* Give in occasionally (if you are meeting constant opposition, rethink your position, as arguing intensifies stress)
* Go easy on criticism (everyone has their own virtues, shortcomings, and the right to develop as an individual)
Traumatic stress is caused by any event outside the usual realm of human experience that is markedly distressing and which evokes reactions of intense fear, helplessness, and horror. These events usually involve the perceived threat to one's physical or psychological integrity. A critical incident is a high-conflict or crisis event that has a stressful impact that is sufficient enough to cause traumatic stress. Critical incident stress is the reaction a person or group has to a critical incident. Events such as terrorism, disasters, and crime are among the many stressors that cause traumatic stress.
Post-traumatic stress is very intense arousal subsequent to a traumatic stressor (APA, 2000). If the critical incident is extreme in nature, it may serve as the starting point for the psychiatric disorder known as PTSD, which may result from exposure to a critical incident or traumatic event. Stressors producing this syndrome normally evoke symptoms of distress in most people, which can be acute, chronic, or delayed. In addition, the symptoms often worsen when the individual is exposed to situations that resemble the original trauma. PTSD exhibits the following characteristics (APA, 2000):
* Excessive excitability and arousal
* Numbing, withdrawal, and avoidance
* Repetitive, intrusive memories or recollections of the trauma and/or events related to the trauma
* Significant distress/dysfunction
* Lasts at least one month
Possible early warning signs of PTSD include (APA, 2000):
* Traumatic dreams
* Memory disturbances
* Persistent intrusive recollections of the trauma
* Self medication
* Anger, irritability, hostility
* Persistent depression, withdrawal
* A "dazed" or "numb" appearance
* Panic attacks
* Phobia formation
Concepts of Crisis Intervention, CISM, and CISD
Crisis intervention includes techniques and approaches used to immediately assist others who have slipped into crisis and who have exceeded their ability to cope, as a result of experiencing a critical incident (Datrilio & Freeman, 2000; Hendricks & Byers, 2002; James & Gilliland, 2001; Roberts, 2000; Wiger & Harowski, 2003). These techniques include active listening, empathy, rapport, and influence and are applied via the Behavioral Influence Stairway Model (BISM), which was previously examined in this series of articles on conflict and crisis communication (Vecchi, 2009a, 2009b, 2009c). In other words, the focus of crisis intervention is to return the person in crisis to their pre-crisis state. CISM includes crisis intervention techniques but goes beyond the initial crisis state by taking a strategic and systematic approach to dealing with the residual effects of crisis. CISD is the tactical tool of CISM that is used to deal directly with the residual effects of crises. PTSD occurs in some individuals when CISM Fails or is not used.
Crises situations place demands on persons to act in furtherance of resolving the crisis. Depending on the action taken, the behavior can be adaptive or maladaptive (Rosenbluh, 2001). Adaptive behavior results in positive crisis resolution and maladaptive behavior results in negative resolution. For example, a situation involving a man discovering that his wife has cheated on him has the potential to incite a crisis. How the man deals with the situation can be either adaptive or maladaptive, depending on his coping skills. An example of an adaptive strategy would be for the man to gather all information possible and constructively confront his wife about the situation and pursue marital counseling. An example of maladaptive behavior would be for the husband to take his wife captive with the intent to kill her for cheating on him. In both examples, the man is attempting to resolve the crisis; however, in the former example, the crisis responder would encourage the adaptive behavior, whereas in the latter example, it would be discouraged by implementing the strategies and tactics of the BISM to assist in ending the crisis in a more adaptive manner (Vecchi, 2009b).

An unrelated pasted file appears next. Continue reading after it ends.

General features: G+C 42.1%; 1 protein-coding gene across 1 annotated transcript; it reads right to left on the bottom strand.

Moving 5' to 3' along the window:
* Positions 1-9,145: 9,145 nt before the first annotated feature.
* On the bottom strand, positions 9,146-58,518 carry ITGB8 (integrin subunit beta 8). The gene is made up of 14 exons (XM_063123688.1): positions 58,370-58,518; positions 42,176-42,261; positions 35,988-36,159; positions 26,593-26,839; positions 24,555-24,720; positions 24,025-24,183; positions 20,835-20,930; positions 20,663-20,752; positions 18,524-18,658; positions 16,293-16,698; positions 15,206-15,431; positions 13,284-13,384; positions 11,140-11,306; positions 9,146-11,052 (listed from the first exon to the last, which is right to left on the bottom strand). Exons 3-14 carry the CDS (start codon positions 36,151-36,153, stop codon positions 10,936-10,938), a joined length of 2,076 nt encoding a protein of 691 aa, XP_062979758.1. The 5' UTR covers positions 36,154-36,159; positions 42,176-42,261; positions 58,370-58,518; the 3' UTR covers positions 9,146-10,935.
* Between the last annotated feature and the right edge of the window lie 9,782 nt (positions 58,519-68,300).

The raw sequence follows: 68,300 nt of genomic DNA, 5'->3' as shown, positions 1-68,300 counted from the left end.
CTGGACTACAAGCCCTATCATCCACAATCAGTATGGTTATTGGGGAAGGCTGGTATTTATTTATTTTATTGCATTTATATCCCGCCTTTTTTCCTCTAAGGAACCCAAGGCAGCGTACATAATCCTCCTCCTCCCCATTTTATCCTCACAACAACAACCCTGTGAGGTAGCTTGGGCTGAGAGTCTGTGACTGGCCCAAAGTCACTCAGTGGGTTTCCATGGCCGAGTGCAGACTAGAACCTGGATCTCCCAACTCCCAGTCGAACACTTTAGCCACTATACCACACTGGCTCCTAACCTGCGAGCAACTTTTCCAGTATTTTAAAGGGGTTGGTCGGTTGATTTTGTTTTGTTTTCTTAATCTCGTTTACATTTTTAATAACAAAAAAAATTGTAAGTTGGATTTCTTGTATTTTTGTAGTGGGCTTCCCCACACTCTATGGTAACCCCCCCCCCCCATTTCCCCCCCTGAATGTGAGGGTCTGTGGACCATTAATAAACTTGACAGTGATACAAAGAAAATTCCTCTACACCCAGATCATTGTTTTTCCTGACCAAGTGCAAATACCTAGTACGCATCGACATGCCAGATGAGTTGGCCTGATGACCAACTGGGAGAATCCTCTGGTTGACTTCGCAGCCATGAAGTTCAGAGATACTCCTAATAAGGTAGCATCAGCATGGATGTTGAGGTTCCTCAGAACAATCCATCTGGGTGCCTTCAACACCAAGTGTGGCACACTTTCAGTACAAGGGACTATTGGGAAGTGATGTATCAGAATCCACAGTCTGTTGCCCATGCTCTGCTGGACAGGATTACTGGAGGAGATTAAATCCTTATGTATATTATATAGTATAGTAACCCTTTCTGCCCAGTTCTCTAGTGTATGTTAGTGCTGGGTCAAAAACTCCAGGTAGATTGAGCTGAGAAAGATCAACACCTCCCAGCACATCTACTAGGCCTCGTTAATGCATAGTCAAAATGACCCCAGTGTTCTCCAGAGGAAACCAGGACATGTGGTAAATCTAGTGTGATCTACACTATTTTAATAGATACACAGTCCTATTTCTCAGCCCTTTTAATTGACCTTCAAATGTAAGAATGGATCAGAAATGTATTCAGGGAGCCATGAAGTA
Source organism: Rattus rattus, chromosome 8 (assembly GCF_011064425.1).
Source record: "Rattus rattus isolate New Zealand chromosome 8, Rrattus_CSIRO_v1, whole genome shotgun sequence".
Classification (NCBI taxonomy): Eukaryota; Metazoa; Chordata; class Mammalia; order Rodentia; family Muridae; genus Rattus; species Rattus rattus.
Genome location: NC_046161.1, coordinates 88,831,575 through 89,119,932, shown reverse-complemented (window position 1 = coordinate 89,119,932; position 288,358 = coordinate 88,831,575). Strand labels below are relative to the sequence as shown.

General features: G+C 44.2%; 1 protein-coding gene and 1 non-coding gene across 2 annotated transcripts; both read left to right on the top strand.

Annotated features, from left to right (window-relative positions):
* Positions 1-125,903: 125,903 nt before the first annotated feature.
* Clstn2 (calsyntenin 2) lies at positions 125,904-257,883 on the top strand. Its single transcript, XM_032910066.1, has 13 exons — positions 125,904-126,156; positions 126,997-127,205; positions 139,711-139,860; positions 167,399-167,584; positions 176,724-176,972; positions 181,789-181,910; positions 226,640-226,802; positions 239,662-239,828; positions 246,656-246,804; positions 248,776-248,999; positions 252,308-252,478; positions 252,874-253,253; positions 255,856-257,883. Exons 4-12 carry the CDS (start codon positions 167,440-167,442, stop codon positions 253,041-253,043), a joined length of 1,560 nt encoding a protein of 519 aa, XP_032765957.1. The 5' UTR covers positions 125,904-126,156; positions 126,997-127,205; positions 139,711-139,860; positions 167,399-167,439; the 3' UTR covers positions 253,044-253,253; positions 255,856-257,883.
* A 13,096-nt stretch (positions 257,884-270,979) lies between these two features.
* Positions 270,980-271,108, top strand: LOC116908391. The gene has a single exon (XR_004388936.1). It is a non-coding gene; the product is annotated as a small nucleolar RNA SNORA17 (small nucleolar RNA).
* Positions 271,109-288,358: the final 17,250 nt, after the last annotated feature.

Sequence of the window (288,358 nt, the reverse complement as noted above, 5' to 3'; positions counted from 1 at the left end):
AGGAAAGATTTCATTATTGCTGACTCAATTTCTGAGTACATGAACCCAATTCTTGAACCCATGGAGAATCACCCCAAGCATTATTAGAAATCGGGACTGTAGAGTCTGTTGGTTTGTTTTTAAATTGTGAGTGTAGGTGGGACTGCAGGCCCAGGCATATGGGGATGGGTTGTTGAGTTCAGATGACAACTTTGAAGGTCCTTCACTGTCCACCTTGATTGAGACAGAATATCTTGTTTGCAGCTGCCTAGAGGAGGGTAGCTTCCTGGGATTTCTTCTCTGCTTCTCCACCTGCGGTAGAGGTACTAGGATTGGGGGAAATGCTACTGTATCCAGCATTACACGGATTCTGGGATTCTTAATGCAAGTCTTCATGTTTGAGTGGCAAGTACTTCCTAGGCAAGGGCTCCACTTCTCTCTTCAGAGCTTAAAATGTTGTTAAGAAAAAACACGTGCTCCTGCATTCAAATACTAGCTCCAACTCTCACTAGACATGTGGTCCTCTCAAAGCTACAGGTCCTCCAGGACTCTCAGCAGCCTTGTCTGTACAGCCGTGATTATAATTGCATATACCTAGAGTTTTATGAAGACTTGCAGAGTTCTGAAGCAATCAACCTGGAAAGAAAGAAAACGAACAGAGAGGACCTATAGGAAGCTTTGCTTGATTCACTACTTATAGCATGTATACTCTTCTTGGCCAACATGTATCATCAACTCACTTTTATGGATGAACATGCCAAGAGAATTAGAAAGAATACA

When a person slips into crisis, he or she attempts to deal with it through existing (or nonexistent) coping methods, which affects whether or not the resolution of the crisis is based on adaptive or maladaptive actions. For the crisis responder, the key to implementing the BISM towards adaptive resolution is to focus on understanding the needs of the person in crisis, which is oftentimes hidden behind more seemingly substantive concerns (Connor, 2002, Vecchi, 2009b). For example, an elderly man who takes his daughter captive and threatens to harm her may appear to be mentally ill, but in reality, he doesn't want her to place him in a nursing home because he feels he will lose control of his life. In this example, the crisis responder would attempt to unveil this "hidden" need and use it as a "hook" to develop a theme in furtherance of resolving the crisis in an adaptive manner. Therefore, it is important to note that people don't always say what they mean, so it is important to attempt to listen for the meaning behind the words in order to reveal the needs of the person in crisis. Remember, interveners don't meet demands, but they do satisfy needs. Some of the common needs that often surface during crisis intervention and problem-solving include (Vecchi, 2009b):